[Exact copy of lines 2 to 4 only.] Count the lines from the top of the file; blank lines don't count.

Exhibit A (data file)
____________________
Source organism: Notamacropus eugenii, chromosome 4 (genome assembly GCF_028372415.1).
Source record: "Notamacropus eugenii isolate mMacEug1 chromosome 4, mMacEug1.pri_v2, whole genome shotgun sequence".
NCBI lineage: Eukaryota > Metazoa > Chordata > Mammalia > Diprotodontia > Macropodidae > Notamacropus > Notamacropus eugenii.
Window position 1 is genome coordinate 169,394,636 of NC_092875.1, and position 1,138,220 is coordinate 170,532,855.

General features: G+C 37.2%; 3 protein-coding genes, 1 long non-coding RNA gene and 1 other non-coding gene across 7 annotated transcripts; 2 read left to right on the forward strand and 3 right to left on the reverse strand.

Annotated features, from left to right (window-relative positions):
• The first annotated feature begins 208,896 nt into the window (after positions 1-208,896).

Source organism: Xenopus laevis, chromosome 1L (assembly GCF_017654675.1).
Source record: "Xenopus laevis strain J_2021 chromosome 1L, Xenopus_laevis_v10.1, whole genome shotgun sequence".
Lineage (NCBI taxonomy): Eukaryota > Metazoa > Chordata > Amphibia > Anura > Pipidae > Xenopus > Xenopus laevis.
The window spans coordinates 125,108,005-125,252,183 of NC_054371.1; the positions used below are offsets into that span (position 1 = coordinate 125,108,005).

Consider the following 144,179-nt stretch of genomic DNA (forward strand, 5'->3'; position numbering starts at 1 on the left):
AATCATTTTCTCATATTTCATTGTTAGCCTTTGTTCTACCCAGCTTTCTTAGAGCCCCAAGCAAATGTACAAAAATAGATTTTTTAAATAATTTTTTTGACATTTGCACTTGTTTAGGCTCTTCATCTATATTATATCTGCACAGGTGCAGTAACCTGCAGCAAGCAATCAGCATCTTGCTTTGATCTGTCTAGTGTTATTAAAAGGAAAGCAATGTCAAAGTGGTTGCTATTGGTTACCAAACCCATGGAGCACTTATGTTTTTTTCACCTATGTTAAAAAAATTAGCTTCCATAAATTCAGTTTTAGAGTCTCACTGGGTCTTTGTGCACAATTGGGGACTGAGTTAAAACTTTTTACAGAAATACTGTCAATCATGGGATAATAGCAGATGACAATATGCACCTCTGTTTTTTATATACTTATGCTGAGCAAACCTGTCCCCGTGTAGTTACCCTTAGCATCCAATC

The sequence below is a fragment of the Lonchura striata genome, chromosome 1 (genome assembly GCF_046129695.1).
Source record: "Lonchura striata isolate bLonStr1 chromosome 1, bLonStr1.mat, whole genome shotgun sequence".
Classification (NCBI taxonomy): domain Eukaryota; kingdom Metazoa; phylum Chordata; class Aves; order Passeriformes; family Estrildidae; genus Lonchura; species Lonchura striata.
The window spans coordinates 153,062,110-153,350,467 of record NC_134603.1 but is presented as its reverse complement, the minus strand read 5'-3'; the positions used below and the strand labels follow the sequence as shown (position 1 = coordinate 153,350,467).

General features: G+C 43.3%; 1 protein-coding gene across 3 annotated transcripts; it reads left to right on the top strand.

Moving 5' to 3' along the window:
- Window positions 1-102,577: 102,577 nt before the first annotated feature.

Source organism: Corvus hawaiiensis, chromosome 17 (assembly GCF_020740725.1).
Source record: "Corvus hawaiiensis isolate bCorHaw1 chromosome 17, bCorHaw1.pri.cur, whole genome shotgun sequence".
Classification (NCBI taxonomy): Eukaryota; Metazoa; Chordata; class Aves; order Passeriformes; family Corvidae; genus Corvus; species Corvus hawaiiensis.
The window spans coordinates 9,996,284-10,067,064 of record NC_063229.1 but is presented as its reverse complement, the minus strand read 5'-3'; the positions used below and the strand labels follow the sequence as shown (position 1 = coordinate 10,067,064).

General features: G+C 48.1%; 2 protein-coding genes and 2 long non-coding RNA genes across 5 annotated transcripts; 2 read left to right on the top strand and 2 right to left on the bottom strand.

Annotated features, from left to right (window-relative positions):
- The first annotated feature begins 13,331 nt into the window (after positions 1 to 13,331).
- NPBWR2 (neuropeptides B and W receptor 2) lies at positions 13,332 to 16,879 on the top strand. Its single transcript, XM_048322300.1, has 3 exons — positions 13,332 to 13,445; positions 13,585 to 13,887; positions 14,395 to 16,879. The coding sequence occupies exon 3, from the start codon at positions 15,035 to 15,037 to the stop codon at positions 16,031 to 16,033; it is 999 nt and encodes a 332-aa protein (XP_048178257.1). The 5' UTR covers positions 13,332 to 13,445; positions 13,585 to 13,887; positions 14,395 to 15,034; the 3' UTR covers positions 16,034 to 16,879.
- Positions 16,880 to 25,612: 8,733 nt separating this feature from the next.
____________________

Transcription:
Source record: "Notamacropus eugenii isolate mMacEug1 chromosome 4, mMacEug1.pri_v2, whole genome shotgun sequence".
NCBI lineage: Eukaryota > Metazoa > Chordata > Mammalia > Diprotodontia > Macropodidae > Notamacropus > Notamacropus eugenii.
Window position 1 is genome coordinate 169,394,636 of NC_092875.1, and position 1,138,220 is coordinate 170,532,855.